Pastor Jenny Lee, Ph.D.
“It is Time to Change”
I want to start with a funny story: I heard about this couple who moved to a new neighborhood. One morning, while they were having breakfast, the wife looked out the window and noticed that their neighbor was washing their clothes. The wife said to her husband, “I think they do not know how to wash. The clothes they washed are so dirty. I am sure they didn’t use detergent. Week after week, it was the same. She looked out the window, saw the clothes, and made the same comments about how dirty their laundry was. One morning she looked out the windows in the same way. She was surprised that their clothes were so clean. She said to her husband, “Honey! Look at them. Finally, they learned how to wash. Her husband smiled and said to her, “I got up early this morning and cleaned our windows.”
Hearing about this couple, you may remember Jesus saying, “Why do you see the speck in your neighbor’s eye, but do not notice the log in your own eye?” (Matthew 7:3). I think it is not only for their story but for all of us in some ways. Each of us has a window we look through to see the world, see people, and see things. However, sometimes we do not notice what we look at things through. The window is perhaps our mindset. Our mindset is formed unconsciously during our life by our experiences, both directly and indirectly, and perhaps we think of our mindset as the right rule like the window. The window might be the principle of our lives, which is formed by what we have learned and by our experiences. No doubt that the principle must be great when you first made it. But, my point is that it is time to clean your window again, or maybe it is time to change it.
I learned about a man who changed his own window and asked others to change it. His name is Mark, who is the author of the Gospel of Mark. Mark was not one of the twelve disciples of Jesus. But, he became an author of the Gospel of Mark, which is written at first in the New Testament. Mark was there when Jesus was arrested. You may find his story in the Gospel of Mark. Mark wrote about himself as an unnamed young man: “A certain young man was following him [Jesus], wearing nothing but a linen cloth. They caught hold of him, but he left the linen cloth and ran off naked” (Mark 14:51). Imagine that he went to sleep early that night and heard an unusual noise outside. He woke up about midnight because of this noise and went outside wondering what was happening. He wasn’t wearing normal clothes. The linen cloth he wore was like a bedsheet. He went out wearing a bed sheet because he was in a hurry to see what was going on out there. At the moment, when he followed the crowd, he saw that Jesus was arrested and that all disciples deserted Jesus and fled (Mark 14:50). Finally, he also ran away as naked.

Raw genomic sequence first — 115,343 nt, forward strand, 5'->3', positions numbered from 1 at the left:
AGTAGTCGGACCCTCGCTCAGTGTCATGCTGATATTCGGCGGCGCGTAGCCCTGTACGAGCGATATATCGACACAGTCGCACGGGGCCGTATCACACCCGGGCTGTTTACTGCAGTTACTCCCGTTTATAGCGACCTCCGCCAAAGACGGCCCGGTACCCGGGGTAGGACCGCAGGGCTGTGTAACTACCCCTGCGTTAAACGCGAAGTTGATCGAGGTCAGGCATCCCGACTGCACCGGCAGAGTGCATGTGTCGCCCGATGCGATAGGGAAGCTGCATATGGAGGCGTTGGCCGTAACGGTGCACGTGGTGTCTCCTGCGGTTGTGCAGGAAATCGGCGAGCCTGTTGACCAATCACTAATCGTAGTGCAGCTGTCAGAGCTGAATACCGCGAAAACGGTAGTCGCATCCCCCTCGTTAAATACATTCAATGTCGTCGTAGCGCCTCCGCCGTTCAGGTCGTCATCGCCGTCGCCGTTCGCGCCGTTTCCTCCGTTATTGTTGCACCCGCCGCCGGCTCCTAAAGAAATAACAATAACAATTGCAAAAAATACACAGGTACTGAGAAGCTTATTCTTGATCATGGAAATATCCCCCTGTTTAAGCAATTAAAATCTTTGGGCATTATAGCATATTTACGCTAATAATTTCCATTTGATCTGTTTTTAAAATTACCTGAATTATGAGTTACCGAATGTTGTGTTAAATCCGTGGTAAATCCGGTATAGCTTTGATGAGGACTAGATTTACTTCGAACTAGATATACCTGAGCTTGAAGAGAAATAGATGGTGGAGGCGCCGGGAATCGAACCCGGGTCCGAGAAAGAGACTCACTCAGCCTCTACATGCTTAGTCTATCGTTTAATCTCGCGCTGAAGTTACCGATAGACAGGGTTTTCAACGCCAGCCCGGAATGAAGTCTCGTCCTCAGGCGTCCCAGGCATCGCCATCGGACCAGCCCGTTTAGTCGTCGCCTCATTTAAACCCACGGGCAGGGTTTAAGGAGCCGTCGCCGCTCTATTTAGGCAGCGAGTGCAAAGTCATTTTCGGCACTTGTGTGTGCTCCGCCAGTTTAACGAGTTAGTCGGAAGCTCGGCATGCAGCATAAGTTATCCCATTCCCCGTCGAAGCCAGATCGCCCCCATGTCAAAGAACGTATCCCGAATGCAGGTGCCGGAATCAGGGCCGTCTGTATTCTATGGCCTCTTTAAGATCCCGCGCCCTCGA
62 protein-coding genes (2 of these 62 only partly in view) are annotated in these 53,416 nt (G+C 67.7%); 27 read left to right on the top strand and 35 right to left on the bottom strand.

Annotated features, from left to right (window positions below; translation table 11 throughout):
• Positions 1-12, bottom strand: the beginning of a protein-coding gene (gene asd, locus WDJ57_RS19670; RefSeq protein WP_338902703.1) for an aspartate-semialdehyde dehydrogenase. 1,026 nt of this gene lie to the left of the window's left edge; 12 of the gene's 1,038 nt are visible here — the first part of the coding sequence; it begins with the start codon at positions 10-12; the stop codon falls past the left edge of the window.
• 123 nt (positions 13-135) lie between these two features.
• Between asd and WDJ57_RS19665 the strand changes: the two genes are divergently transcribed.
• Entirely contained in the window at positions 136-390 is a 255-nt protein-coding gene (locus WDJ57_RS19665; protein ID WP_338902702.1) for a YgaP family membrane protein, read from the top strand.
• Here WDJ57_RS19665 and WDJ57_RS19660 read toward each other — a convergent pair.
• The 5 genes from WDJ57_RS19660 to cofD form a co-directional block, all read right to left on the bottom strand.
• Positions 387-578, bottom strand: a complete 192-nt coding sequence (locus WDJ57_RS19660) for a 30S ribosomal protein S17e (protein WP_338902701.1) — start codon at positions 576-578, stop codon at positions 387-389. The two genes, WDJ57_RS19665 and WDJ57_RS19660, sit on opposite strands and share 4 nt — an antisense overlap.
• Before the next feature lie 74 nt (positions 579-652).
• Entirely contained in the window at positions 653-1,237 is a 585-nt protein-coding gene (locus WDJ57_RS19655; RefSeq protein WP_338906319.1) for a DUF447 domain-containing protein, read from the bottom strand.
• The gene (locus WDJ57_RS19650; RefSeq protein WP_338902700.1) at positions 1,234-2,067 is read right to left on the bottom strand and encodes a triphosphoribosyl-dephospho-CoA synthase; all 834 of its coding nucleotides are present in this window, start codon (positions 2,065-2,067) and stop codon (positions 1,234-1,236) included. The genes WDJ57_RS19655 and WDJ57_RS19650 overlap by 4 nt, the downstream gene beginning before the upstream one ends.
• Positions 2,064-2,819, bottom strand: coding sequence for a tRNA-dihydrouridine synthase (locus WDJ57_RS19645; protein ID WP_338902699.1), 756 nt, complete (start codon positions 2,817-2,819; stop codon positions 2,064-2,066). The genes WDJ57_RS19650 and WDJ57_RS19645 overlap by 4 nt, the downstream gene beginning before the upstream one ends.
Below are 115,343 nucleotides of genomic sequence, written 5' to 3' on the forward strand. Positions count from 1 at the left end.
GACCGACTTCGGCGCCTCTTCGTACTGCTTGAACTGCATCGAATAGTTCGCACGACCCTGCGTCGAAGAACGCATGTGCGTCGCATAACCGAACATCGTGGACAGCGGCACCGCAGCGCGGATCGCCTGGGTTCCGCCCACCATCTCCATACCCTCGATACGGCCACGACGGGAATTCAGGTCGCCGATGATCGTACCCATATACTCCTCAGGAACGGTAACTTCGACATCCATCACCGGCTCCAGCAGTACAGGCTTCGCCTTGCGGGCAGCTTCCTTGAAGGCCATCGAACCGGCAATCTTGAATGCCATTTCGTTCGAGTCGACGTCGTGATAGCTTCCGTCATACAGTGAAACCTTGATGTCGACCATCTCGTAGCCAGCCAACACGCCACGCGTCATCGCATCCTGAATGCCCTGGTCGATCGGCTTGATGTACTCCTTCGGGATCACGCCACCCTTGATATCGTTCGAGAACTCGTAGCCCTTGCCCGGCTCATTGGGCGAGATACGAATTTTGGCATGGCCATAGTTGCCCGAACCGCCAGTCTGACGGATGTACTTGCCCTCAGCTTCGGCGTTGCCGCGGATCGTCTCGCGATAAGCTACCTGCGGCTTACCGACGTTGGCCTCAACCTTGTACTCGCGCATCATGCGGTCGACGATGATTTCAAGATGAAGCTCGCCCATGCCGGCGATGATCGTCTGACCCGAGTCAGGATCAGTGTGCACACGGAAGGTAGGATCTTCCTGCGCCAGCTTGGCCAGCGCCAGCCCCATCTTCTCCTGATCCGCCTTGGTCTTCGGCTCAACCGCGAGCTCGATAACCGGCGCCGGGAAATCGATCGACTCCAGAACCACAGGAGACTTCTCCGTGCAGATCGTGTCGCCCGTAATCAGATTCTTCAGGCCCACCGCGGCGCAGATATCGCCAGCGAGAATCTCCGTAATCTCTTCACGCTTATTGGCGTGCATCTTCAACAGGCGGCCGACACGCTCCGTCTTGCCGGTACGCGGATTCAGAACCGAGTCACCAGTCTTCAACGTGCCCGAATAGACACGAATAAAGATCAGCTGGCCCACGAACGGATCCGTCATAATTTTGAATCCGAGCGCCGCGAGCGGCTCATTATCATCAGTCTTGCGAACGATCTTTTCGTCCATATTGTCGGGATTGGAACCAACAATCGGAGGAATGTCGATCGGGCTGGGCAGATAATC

Mark was a person who looked things over through his window curiously. He lived in the place Jesus offered to his disciples at the Last Supper and the First Communion, and where the Pentecost event happened. We know it was the upper room of Mark. That was his house. Mark looked over all things that happened around Jesus through the window and was never involved in it. However, he joined in the first missionary trip of the Apostle Paul as his helper (Acts 13:5). It took such a long for him to change his window. He changed his whole life from the person who used to look over the world through his own window to the person who joined in the new world. He changed his window to be Jesus. He started seeing the world through Jesus. His confession about what he saw through the new window is the Gospel of Mark.
He saw first through the new window that the good news is Jesus Christ, who is the Son of God. Even though it was written in the Prophet Isaiah a long time ago, he found it much later than five hundred years. He proclaimed the good news for all the people, especially for the poor, the weak, the powerless, the oppressed, and the sick that Jesus Christ came to the world as a human being to serve all the people and save all the people from their sins. He says, “For the Son of Man came not to be served but to serve, and to give his life a ransom for many” (Mark 10:45). He asks the people to see what he saw through his window, Jesus Christ. He says that Jesus Christ coming to us is the beginning of the good news. And he gives us the evidence of it in the Prophet Isaiah’s letter: “as it is written in the prophet Isaiah, see, I am sending my messenger ahead of you, who will prepare your way; the voice of one crying out in the wilderness: ‘prepare the way his paths straight.” And he introduced John the Baptist, who prepared the way for Jesus Christ.